Minority Report

In week seven of the Shattering the Meme Novena, we focus on how to stop feeling like a victim.  Overcome feelings of being left out or treated unfairly by looking past the superficial differences and finding the more profound sense of connection that is available.

Do you have a chip on your shoulder because you feel that everybody else is ganged up against you?  Do you focus so intently on how you are different from everyone else (race, sexual orientation, gender, age, experience level) that you forget to notice how much more profoundly you are the same?  The minority meme is rife in creative professions because the criteria for success is so subjective.

If you feel insecure or dissatisfied, it’s way too easy to focus on that sense of isolation and to feel like you are a victim.  And minority status can be defined in many, many ways.  For example, you may feel like the young gun misunderstood by the senior members of your firm.  Or maybe you feel like you are more creative and loose in your work process than your hard-driving professional environment and that you are steamrollered, never getting an opportunity for your ideas to blossom.  Even the “usual”  kinds of minorities, based on race and gender  allow you to feel like you are not in control, thereby absolving you of all responsibility for your own success.  How do you really want the world to see you as a (fill in the blank) minority group, or as a talented creative person with the unique ability to (fill in the blank)?  I would suspect that it is the latter, so how do you stop allowing the former to shape your identity for yourself and others you interact with?

Birds of a feather

It’s important to see what you have in common with others in your workplace, to really work to find others with the unique and unusual traits that you share so that you have something to really bond over.  Even if you work at a firm where the culture is very innovation oriented and your co-workers and superiors are equally committed to thinking outside the box as you are, you will find an even greater affinity and sense of connection with someone who shares your trait for say, using storytelling techniques in the design process.  If you don’t feel that there is anyone you can connect with, can you identify others in your professional community who you can form an alliance or mentorship with?  Find your tribe and draw strength and energy (as well as validation) for the point of view and work style that you contribute to the profession. 

Step outside of the box

The less you define your self as any type of outcast, the less others will perceive you in that way.  Understand that what makes you different is what forms the basis of your identity.  You get to choose how you are perceived and defined by either playing into a stereotype, or playing into your strengths.  It’s critical to know the difference.  For example, I am an introvert.  Introverts are not the least bit shy, but we can seem rather aloof, as we tend to be more comfortable with an outside-looking-in approach to the world.  For many years of my life, I let others (first my extroverted mother, then teachers, then colleagues) make that core personality trait wrong.  I fought to push myself to be more extroverted, which of course, only led me to feel more like an awkward outsider.  Then my path crossed with Dr. John McIntosh, who headed up the urban design program for Arizona State University.  I was a young architect on the Phoenix Housing and Neighborhood Commission and looking to make a difference in my community and John saw that.  He helped me see how I could orchestrate the right collection of people in the room to take action on initiatives, not just talk about doing something.  Even more than that, he modeled unabashed introversion, while being a well respected and influential community leader.  I realized through my connection with him that I could do the work I wanted to do without having to change my personality.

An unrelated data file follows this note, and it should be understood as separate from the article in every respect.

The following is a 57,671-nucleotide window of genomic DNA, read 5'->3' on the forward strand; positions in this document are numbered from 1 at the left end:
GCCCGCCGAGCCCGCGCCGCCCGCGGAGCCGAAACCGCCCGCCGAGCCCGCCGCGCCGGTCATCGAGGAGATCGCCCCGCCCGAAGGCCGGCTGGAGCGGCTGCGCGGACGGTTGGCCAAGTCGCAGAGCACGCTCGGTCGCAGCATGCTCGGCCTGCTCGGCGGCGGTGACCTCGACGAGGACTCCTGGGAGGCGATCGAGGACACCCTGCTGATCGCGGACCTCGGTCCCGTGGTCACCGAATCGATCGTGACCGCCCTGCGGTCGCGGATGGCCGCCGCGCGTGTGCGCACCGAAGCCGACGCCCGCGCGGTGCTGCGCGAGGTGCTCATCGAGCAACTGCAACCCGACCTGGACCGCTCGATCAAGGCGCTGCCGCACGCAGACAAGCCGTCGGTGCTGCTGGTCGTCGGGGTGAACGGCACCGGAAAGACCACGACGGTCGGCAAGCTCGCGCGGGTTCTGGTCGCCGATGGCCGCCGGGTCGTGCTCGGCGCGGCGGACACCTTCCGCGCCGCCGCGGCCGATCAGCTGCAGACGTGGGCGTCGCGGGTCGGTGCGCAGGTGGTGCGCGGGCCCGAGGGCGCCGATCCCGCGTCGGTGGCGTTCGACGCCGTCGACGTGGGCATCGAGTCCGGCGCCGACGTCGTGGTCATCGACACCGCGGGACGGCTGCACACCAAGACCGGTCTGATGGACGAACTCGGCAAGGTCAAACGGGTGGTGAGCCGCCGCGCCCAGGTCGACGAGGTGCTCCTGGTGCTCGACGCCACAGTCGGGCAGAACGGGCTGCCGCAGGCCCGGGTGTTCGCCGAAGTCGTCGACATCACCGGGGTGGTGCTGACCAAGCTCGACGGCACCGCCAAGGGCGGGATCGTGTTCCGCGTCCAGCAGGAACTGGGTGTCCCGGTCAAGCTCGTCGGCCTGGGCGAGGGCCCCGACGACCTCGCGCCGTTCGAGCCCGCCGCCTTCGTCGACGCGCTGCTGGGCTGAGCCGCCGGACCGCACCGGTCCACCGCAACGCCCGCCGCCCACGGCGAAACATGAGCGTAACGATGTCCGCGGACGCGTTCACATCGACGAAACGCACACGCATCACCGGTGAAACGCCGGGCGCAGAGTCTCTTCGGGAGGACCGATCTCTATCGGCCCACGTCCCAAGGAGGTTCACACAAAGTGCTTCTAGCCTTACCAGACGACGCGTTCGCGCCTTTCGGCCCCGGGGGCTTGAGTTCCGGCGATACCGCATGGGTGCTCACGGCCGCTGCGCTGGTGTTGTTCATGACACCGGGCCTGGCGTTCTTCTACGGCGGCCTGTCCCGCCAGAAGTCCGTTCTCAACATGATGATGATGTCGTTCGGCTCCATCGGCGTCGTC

Take a stand

As important as it is not to make yourself a victim when you feel less than connected to a group you work with, I am not insinuating that there is not real discrimination of every stripe going on in the world.  And that needs to be addressed, not ignored.  If looking for common ground is still not breaking the ice, or someone is willing to “play nice” and say things you want to hear to your face, but takes actions that show they view you otherwise, call them on that.  Ask them point blank to explain to you why they are not following through, or why the opportunities you have expressed a desire to achieve seem inaccessible.  Then, listen, really listen to their response.  If you receive constructive advice you can take action on, work with this person to put together a success plan with a timetable.  If you hear a response that creates self-doubt in you, makes you feel embarrassed for asking, sweeps your concern under the rug, or makes you feel inadequate, then your feelings of being a victim may very well be stemming from psychological manipulation called gaslighting (read my detailed post on that) or downright prejudice on the part of this individual.  In that case, you need to call a spade a spade and  leave that situation.

The purpose of looking past differences and finding common, shared traits is to help you feel less intimidated about building a network, finding a mentor and going for your goals big time.  The superstar of design that you admire is still just an designer and had to deal with the same basic challenges as you do every day.  Looking at them in that way, takes away the unapproachable “aura of success” and lets you see how you can best approach them to form a connection.